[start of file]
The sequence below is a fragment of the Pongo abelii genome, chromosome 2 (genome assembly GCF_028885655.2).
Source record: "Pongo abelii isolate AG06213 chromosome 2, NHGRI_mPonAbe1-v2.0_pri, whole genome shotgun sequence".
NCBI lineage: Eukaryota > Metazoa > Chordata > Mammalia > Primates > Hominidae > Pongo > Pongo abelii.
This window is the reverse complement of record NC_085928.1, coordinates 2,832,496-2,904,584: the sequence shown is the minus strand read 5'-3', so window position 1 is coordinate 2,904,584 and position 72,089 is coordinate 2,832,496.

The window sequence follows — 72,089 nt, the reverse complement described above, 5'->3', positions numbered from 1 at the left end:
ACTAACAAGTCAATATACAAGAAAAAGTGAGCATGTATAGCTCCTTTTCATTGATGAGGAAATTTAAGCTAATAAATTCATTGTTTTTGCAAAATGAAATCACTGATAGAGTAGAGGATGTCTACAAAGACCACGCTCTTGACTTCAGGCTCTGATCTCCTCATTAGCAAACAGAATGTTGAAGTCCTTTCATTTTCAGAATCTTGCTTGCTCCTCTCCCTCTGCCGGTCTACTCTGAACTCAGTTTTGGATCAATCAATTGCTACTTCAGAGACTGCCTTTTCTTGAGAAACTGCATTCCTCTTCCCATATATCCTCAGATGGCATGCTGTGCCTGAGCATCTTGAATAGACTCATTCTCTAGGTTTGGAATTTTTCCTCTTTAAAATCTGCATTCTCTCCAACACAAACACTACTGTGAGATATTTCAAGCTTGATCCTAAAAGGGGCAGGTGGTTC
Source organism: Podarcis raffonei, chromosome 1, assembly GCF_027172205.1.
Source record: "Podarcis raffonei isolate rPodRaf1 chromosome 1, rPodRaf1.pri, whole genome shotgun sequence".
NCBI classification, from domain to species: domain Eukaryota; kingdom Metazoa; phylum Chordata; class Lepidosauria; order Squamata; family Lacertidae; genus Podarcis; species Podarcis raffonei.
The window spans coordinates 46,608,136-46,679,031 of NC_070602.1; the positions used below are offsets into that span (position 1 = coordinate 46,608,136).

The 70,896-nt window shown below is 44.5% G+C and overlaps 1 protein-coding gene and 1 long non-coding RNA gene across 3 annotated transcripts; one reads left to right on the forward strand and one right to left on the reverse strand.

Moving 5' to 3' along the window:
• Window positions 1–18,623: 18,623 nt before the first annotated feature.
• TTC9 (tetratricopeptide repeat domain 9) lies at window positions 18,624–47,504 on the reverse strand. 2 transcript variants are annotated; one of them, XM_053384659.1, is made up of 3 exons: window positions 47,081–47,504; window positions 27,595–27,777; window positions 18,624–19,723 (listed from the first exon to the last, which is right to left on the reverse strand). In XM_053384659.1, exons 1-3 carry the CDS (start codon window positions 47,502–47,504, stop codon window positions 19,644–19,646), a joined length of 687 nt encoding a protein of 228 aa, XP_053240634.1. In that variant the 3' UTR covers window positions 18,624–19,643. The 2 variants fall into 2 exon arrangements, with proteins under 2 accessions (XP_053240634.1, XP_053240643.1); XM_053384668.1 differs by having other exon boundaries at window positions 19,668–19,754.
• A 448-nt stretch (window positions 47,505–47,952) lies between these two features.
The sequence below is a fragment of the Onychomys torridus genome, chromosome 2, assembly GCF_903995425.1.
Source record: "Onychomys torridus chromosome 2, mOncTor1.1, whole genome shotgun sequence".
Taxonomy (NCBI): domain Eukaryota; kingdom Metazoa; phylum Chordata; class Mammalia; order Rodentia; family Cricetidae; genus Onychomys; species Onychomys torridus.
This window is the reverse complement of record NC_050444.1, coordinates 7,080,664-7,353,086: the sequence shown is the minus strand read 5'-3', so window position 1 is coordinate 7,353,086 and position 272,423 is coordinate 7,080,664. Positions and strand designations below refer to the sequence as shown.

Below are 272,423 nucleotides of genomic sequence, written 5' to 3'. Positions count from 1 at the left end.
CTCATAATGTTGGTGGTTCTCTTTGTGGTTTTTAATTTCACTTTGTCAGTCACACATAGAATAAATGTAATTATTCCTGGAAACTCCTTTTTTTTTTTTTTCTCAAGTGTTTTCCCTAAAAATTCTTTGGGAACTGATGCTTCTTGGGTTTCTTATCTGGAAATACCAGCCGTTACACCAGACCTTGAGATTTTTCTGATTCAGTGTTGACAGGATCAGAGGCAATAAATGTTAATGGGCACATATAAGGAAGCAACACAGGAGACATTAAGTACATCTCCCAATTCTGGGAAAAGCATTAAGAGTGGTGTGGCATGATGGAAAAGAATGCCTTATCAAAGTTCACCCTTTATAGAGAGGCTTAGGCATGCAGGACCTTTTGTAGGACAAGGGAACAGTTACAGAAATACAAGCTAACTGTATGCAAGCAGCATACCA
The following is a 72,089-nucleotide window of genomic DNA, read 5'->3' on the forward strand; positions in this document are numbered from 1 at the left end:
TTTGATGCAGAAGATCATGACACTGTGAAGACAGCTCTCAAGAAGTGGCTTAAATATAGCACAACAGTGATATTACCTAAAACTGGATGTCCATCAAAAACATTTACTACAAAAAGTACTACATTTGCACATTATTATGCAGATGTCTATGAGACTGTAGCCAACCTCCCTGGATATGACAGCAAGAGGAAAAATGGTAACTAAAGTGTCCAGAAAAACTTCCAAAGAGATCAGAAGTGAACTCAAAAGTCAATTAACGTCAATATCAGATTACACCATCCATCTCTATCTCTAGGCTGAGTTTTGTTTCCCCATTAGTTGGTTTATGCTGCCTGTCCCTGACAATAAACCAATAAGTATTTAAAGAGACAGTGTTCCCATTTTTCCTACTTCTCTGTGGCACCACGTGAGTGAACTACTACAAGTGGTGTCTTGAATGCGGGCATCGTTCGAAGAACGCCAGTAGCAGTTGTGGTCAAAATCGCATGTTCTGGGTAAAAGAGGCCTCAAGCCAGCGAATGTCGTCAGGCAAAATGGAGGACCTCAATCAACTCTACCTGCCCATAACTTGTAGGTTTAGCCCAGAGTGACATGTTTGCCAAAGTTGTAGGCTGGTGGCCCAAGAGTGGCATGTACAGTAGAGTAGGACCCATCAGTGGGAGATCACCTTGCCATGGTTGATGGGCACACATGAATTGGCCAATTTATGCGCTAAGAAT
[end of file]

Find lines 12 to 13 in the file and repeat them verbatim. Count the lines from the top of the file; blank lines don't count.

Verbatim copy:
Moving 5' to 3' along the window:
• Window positions 1–18,623: 18,623 nt before the first annotated feature.